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Report: U.S. uses wood more than metal, plastic
By ANN ALLEN
Indiana Correspondent

WASHINGTON, D.C. — Noting that the United States consumes more wood every year than all metals, plastics and masonry cement combined, the Government Accountability Office (GAO) recently issued a 125-page report on federal research and product development activities related to the utilization of wood.

Requested by Sen. Dick Lugar (R-Ind.) and Sen. Thad Cochran (R-Miss.) in July 2004, the report is a comprehensive evaluation of the federal government’s ability to assist the industry with better utilization and development of its natural products.

“Trees hold great economic importance for our state,” Lugar said. “Indiana forests contribute over $9 billion dollars to our economy annually and our 4.3 million acres of timberland support 54,000 jobs. While Indiana has been a national and world leader in forestry and forest-based manufacturing, it is imperative that we invest even more in this industry’s future.

Nationwide, the wood product sector employed 535,000 people in 2004. The United States also leads in pulp and paper business, employing 440,000 workers.

The report said approximately 120,000 jobs were lost in the paper-manufacturing sector from 1999-2004. During the last decade, the wood household furniture industry lost approximately one-third of its market share to imports.

Although many agencies have provided support for wood utilization research and product development, the Forest Service has the most experience in this area - it has been conducting wood utilization research since 1910, a period when large trees still predominated and many woodsmen saw no end to them.

However, the Forest Service’s budget for product research declined nearly 30 percent since 1980 in inflation-adjust dollars with an accompanying loss of 46 percent of the Forest Service’s research scientists from 1985-1999.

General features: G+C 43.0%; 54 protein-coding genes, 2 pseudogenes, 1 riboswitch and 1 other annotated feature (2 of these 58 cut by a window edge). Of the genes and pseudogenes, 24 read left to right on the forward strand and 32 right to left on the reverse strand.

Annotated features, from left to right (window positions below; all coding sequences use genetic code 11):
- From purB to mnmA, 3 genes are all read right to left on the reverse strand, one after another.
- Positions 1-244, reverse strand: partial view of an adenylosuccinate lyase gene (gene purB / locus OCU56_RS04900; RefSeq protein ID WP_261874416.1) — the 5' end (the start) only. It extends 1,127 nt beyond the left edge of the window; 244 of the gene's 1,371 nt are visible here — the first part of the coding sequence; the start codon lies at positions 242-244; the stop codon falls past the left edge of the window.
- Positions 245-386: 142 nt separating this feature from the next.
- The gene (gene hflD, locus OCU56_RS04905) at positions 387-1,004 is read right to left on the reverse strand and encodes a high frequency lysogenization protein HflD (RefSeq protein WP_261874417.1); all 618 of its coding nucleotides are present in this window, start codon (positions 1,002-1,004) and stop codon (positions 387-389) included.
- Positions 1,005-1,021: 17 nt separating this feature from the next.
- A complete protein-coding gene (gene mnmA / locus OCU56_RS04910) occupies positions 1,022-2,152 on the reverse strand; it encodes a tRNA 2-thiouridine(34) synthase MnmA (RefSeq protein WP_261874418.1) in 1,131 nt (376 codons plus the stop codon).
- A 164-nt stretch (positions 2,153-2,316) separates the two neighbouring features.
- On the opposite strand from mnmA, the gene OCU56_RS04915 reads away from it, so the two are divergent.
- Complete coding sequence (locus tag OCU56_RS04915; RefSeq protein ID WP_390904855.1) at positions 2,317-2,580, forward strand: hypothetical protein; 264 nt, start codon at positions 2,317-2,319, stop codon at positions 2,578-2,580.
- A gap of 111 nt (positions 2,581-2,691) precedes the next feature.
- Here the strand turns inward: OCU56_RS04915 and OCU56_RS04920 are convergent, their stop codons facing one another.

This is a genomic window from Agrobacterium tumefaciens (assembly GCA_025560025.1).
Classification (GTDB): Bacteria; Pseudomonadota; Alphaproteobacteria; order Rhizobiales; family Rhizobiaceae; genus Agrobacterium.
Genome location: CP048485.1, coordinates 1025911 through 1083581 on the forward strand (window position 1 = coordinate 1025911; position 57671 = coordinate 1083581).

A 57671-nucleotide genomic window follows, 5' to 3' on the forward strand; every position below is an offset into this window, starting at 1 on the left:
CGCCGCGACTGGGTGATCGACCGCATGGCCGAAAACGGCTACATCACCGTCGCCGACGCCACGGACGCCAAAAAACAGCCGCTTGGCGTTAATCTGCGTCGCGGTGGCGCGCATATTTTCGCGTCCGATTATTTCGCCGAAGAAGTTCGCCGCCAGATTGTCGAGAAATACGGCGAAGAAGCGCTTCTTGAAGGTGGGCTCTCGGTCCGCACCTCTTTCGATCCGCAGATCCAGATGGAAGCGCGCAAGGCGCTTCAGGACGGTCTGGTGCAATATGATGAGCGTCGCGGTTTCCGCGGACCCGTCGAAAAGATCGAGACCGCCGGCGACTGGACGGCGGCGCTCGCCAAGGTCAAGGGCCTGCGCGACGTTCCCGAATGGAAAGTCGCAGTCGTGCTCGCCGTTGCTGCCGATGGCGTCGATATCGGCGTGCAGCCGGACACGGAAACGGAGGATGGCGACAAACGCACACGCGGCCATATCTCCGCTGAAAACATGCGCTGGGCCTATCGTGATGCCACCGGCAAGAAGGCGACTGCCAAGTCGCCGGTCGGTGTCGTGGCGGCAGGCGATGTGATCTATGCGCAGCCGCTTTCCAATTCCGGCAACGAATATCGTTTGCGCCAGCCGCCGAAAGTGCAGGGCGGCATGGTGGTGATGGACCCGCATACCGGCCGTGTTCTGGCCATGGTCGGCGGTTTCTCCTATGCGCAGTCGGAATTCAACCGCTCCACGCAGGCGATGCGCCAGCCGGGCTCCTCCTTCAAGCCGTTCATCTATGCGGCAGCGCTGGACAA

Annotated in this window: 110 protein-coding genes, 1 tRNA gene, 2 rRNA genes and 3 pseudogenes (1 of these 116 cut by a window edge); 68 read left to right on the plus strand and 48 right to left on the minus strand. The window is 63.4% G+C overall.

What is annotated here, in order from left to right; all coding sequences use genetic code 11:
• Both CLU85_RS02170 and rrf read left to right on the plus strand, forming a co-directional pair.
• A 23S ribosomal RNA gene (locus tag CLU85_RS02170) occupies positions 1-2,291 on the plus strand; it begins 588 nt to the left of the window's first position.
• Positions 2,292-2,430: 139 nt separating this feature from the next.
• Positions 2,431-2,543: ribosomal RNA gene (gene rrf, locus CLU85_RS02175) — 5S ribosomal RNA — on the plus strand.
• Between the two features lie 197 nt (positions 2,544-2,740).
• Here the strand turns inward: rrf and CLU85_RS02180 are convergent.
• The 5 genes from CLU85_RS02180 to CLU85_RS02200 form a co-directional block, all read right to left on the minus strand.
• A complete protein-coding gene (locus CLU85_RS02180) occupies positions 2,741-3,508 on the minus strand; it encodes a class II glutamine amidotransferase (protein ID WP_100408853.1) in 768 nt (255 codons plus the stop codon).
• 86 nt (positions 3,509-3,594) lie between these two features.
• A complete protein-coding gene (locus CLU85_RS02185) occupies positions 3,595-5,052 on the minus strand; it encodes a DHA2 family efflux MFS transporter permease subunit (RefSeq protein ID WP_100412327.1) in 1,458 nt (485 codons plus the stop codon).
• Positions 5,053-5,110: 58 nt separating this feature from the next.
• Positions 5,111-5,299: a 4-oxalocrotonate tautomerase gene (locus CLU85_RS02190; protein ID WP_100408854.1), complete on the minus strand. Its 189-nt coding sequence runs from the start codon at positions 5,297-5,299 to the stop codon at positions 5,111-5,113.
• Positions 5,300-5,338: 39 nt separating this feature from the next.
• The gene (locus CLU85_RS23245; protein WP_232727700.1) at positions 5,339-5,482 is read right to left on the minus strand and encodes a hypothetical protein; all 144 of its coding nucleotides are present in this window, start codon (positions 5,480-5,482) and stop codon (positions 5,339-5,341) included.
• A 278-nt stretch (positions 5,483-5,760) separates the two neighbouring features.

“The GAO report highlights the dilemma we face,” said Chris Risrudt, Ph.D., director of the Forest Service’s Forest Products Laboratory in Madison, Wis. “Senators Lugar and Cochran have performed a real service by asking the GAO to look at this issue.”

Lugar, recipient of the 2002 Tree Farmer of the Year Award and the Black Walnut Achievement Award, sees the report as a vehicle through which research and development can be stimulated.

“The goal was to pool resources to help the wood industry as a whole and connect small business and manufacturers with the necessary tools to navigate the future of the hardwood industry,” he said.

Lugar, a member and former Chairman of the Senate Committee on Agriculture, Forestry and Nutrition, has championed programs such as Conservation Reserve Program and farm Best Management Practices, which have resulted in the increased potential of trees and crops to sequester CO2 and other gases. The CRP, the largest tree-planting program in history, has resulted in millions of acres being planted to trees since 1985 and millions more left as grasses and not tilled.

A copy of the GAO report is available at www.gao.gov/new.items/d06624.pdf or, after July 22, at http://lugar.senate.gov/walnut.html

This farm news was published in the July 19, 2006 issue of Farm World, serving Indiana, Ohio, Illinois, Kentucky, Michigan and Tennessee.

7/19/2006